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Thank you, 2017 Court Hackers!

New Jersey Law Center ● 1 Constitution Square, New Brunswick, NJ 08901

CourtHack 2.0, the premiere US Justice System hackathon, was held at the beautiful New Jersey Law Center in New Brunswick, New Jersey on April 22nd and 23rd. The brightest legal minds, technologists, entrepreneurs, and others gathered for an epic, 30-hour hackathon to benefit the administration of justice. Expert mentors, including judges, administrators, and CIOs from across the country lent their expertise.


2017 April CourtHack Highlights


CONGRATULATIONS 2017 WINNERS!

Click-through via the team names and you can create a login on Unite to view slides from the team demos, and descriptions of the pioneering applications.

Grand Prize

Winner: "eBenchCard", by Team Tiger

 

2nd Place

Winner: "FairnessCenter", by Team Rock Solid

 

Runners Up

Winner: "BENCH", by Team DXC

Winner: "TJB", by Team The Justice Bot





Winner: "Been Served", by Team Justice League 2.0

Winner: "CourtBot", by Team AI Visual

 

Schedule


Saturday & Sunday ● April 22-23, 2017

New Jersey Law Center ● 1 Constitution Square, New Brunswick, NJ 08901

Registration is open from 8-9am Saturday, April 22; the event closes 6pm Sunday, April 23.



Saturday, April 22

 

Sunday, April 23





About CourtHack


The core of every legal system is defined by access to complete, accurate, and timely information. Technologies developed in the past decades have completely revolutionized the way we interact with this information. Although times have changed, many aspects of our court systems have not. Historically mired before the ever-widening digital gap, our institutions have much catching-up to do.

The CourtHack hackathon is an initiative by the National Center for State Courts and HackerNest that directly addresses this problem. Hackathons have become the de facto mechanism of choice for innovative product/service businesses to emerge – the most practical, meritocratic, and efficient way of vetting new ideas into implementation.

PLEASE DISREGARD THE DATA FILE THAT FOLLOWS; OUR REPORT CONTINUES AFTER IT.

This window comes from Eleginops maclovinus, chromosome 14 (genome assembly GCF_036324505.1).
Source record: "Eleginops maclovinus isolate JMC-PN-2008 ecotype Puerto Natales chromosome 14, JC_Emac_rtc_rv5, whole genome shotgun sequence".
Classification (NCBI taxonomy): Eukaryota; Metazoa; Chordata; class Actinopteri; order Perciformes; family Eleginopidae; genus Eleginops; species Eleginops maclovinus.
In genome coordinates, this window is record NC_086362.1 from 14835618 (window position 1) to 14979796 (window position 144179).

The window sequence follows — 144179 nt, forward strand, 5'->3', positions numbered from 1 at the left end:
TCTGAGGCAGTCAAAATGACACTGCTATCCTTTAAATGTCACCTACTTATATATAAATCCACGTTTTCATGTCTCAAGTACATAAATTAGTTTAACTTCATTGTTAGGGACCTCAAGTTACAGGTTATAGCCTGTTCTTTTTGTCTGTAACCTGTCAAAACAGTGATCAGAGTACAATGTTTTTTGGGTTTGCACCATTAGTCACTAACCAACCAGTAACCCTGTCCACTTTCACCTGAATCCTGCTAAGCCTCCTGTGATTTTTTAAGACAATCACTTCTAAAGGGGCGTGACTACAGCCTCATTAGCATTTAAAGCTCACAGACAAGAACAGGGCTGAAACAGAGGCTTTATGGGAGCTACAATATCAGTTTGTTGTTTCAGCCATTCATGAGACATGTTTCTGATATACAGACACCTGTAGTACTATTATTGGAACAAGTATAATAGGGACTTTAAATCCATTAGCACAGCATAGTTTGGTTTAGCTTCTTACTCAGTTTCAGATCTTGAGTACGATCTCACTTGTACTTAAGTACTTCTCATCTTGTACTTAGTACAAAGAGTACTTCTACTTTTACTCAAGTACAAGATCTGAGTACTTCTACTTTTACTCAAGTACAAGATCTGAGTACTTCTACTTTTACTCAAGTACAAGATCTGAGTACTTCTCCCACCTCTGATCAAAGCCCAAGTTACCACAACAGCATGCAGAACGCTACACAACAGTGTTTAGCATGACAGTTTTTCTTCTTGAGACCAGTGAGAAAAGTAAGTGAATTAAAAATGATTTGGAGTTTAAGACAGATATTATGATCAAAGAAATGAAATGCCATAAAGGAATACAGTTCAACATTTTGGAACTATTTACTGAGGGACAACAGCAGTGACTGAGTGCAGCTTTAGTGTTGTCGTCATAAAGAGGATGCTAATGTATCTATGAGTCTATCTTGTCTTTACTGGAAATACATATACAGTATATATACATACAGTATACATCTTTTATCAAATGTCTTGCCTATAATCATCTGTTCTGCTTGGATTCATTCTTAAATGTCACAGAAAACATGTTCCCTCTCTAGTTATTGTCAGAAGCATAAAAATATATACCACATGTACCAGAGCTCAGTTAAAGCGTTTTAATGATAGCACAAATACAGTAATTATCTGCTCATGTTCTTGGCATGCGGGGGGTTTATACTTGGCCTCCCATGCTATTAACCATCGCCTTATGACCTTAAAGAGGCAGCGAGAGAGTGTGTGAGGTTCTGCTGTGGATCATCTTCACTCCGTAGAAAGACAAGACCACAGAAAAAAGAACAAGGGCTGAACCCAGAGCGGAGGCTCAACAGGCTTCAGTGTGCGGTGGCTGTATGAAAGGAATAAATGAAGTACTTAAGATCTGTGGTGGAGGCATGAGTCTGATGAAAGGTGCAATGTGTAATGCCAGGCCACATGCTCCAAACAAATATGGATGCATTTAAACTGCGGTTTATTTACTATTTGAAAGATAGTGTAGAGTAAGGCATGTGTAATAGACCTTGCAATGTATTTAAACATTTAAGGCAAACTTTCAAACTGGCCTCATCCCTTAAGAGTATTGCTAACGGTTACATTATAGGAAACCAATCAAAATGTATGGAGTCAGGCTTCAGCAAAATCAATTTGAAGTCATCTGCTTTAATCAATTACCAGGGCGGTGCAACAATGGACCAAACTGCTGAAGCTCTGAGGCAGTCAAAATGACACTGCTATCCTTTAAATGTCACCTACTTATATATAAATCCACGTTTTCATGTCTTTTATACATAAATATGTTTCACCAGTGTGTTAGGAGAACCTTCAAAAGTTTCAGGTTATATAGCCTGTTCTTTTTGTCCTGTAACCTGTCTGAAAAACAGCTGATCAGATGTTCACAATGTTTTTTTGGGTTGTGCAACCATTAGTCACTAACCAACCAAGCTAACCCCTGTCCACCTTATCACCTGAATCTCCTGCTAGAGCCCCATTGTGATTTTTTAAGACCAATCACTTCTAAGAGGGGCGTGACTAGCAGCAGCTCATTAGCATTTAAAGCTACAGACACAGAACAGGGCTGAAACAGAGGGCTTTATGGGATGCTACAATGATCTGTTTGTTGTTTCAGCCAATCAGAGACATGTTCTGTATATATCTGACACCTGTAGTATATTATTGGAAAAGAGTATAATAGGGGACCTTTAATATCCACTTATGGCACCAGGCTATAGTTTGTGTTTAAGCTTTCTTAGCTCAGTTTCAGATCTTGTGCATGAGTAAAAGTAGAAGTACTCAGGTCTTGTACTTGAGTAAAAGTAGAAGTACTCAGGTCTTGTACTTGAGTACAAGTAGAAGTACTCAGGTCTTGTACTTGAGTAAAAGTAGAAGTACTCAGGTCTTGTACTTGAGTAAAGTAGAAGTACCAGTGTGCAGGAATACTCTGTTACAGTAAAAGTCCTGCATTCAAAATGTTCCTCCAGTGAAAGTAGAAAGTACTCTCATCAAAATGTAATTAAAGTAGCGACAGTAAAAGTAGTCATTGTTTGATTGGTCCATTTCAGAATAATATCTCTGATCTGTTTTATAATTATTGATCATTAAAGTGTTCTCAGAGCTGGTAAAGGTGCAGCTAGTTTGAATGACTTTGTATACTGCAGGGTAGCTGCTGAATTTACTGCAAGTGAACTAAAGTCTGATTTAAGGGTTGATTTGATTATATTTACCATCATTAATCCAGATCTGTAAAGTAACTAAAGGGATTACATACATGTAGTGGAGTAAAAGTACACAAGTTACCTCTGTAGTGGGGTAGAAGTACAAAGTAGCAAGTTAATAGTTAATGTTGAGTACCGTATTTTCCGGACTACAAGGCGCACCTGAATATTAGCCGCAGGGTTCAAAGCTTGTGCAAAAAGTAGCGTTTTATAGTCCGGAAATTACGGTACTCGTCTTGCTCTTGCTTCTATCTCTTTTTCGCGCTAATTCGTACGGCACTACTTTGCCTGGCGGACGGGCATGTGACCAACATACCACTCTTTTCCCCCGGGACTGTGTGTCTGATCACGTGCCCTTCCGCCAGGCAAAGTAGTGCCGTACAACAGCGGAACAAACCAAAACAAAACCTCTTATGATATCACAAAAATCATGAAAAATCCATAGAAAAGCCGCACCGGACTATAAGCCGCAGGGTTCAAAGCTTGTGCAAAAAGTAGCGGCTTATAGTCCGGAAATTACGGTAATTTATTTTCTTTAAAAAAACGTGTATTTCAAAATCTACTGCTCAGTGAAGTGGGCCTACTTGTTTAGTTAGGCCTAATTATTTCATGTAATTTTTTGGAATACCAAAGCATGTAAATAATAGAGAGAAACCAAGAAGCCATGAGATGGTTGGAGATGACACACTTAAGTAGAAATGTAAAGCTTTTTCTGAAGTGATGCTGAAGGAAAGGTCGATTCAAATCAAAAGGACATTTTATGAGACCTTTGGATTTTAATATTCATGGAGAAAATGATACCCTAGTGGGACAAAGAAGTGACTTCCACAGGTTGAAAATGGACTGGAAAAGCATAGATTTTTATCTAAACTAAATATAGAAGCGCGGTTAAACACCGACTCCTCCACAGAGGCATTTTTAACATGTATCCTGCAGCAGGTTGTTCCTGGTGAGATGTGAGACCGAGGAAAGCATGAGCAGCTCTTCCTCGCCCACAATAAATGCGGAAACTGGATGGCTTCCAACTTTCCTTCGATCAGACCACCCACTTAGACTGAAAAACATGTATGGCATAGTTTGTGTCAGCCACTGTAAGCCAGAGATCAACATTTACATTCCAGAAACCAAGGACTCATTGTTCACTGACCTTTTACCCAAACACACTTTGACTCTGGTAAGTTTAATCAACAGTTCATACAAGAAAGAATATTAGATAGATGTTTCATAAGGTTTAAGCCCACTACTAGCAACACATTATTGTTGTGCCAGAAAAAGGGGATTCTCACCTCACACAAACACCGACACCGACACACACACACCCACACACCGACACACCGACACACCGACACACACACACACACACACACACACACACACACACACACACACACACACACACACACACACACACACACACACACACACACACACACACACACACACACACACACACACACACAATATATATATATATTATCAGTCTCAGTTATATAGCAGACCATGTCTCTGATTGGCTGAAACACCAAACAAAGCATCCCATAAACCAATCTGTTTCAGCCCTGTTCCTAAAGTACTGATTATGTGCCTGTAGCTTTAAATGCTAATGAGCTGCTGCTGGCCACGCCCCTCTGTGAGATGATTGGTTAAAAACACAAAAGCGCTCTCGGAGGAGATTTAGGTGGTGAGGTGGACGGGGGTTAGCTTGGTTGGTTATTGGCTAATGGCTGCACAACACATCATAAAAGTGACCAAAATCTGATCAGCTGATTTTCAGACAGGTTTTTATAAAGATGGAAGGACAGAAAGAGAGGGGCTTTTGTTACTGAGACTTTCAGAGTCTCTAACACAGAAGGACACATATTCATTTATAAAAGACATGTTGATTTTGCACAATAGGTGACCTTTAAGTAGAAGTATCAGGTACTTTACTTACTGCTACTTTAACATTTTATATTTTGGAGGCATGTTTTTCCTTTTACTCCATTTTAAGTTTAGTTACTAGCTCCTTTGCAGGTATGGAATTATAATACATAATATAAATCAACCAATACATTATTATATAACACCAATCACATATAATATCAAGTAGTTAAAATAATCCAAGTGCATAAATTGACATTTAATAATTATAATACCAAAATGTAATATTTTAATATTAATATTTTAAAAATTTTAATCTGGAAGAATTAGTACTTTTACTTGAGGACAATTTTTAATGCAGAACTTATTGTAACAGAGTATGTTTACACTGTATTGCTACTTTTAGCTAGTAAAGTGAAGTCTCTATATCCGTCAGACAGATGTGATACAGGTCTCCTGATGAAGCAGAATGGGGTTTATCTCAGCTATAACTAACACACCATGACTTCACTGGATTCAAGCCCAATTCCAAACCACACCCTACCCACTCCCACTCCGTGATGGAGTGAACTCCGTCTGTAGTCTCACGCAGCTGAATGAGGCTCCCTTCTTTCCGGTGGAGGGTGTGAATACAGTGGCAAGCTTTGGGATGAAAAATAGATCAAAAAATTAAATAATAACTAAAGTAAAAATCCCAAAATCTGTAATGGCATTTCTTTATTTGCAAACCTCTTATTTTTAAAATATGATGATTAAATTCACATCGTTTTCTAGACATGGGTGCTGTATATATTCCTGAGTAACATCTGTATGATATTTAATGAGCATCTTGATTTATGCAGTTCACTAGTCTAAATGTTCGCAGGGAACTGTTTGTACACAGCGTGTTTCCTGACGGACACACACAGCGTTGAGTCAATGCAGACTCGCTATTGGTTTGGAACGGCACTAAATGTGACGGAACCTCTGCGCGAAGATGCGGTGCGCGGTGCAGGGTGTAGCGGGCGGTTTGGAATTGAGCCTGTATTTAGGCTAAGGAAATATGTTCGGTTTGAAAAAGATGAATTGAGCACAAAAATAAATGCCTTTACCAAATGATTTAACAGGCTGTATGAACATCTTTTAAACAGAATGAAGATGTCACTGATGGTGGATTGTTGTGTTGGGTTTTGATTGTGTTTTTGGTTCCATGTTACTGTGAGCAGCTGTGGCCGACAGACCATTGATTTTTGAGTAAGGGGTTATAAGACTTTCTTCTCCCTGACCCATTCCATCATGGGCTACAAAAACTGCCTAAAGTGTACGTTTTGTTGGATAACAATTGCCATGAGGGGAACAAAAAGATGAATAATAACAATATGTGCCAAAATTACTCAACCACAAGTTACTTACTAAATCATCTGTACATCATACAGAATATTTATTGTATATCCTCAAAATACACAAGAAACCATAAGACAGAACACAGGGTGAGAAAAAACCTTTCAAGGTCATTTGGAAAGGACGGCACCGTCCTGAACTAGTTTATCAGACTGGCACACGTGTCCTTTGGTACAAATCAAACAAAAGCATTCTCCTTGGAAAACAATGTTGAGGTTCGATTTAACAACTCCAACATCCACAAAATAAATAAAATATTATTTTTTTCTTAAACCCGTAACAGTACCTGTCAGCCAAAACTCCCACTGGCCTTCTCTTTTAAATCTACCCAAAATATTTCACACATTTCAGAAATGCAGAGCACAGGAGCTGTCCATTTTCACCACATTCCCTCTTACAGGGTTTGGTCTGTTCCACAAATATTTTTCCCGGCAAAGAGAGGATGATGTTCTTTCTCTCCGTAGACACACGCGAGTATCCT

CourtHack will serve as a symbol to help shape public perception (as one of the first-ever court-related hackathons) of how the justice and legal community intend to work with the technology community.

An important highlight is that court experts including judges, court administrators, and CIOs from around the country will be lending their expertise as members of our very distinguished panel of judges. It is exactly these kinds of strong, high-profile partnerships that distinguish CourtHack in terms of pedigree, credibility, and reach.

Approximately 100 participants will form teams and compete for sizeable cash and non-cash prizes, invaluable mentorship opportunities, key meetings with industry decision-makers, and a demo spot at a major court technology conference. Pride, respect, and recognition, of course, all come standard with victory.

To further our important mission, we want to enable as many people as we can to participate. If you cannot pay for a ticket, don't worry, email us and we'll figure out a way to get you involved!

Challenge Sets

Five Challenge Sets have been identified after much consultation with court stakeholders and partners:


1. Fairness in Fees, Fines, and Bail Practices

Court Technology Opportunity: People need a convenient way to make their case, and courts need an efficient way to determine a person’s ability to pay so judges can take that into account.

Resources

  • Fines, fees, and bail practice (FFBP) issues impact people across the United States every day. The National Center for State Courts tracks local and national FFBP news every week. Read the articles collected for 04/12/2017.
  • From 03/29/2017, read dozens of articles from across the United States about FFBP and how communities, courts, and legislatures are working to reform.
  • This Resource Center includes products created by the National Task Force on Fines, Fees and Bail Practices and highlights other resources related to these issues.
  • Electronic Bench Card: a bench card intended to assist judges in real time with the lawful collection of legal financial obligations; model legislation that, where enacted, would ensure that a state’s top judicial officers are apprised, on a regular basis, of every court with the authority to levy fines, assess fees, or impose incarceration; and an interactive website highlighting studies, reports and reforms across the states.
  • Actions taken by states on fines, fees, and bail practices.